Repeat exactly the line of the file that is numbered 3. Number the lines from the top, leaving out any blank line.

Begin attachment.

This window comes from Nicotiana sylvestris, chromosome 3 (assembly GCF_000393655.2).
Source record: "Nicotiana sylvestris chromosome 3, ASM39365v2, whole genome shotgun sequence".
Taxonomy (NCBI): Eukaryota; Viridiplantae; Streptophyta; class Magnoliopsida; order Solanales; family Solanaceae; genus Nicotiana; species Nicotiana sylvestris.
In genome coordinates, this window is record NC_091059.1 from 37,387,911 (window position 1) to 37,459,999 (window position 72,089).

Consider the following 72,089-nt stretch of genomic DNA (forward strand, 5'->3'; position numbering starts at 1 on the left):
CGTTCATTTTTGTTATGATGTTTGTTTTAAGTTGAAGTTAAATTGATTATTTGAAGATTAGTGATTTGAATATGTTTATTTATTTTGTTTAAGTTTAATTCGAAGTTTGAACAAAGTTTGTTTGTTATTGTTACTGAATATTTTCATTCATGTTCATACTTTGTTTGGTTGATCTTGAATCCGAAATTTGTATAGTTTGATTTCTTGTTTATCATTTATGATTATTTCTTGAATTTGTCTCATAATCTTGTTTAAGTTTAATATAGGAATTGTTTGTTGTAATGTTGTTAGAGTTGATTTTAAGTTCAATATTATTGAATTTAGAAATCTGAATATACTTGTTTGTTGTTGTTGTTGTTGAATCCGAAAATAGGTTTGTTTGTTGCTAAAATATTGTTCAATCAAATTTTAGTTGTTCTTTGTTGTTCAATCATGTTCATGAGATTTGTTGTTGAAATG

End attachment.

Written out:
Taxonomy (NCBI): Eukaryota; Viridiplantae; Streptophyta; class Magnoliopsida; order Solanales; family Solanaceae; genus Nicotiana; species Nicotiana sylvestris.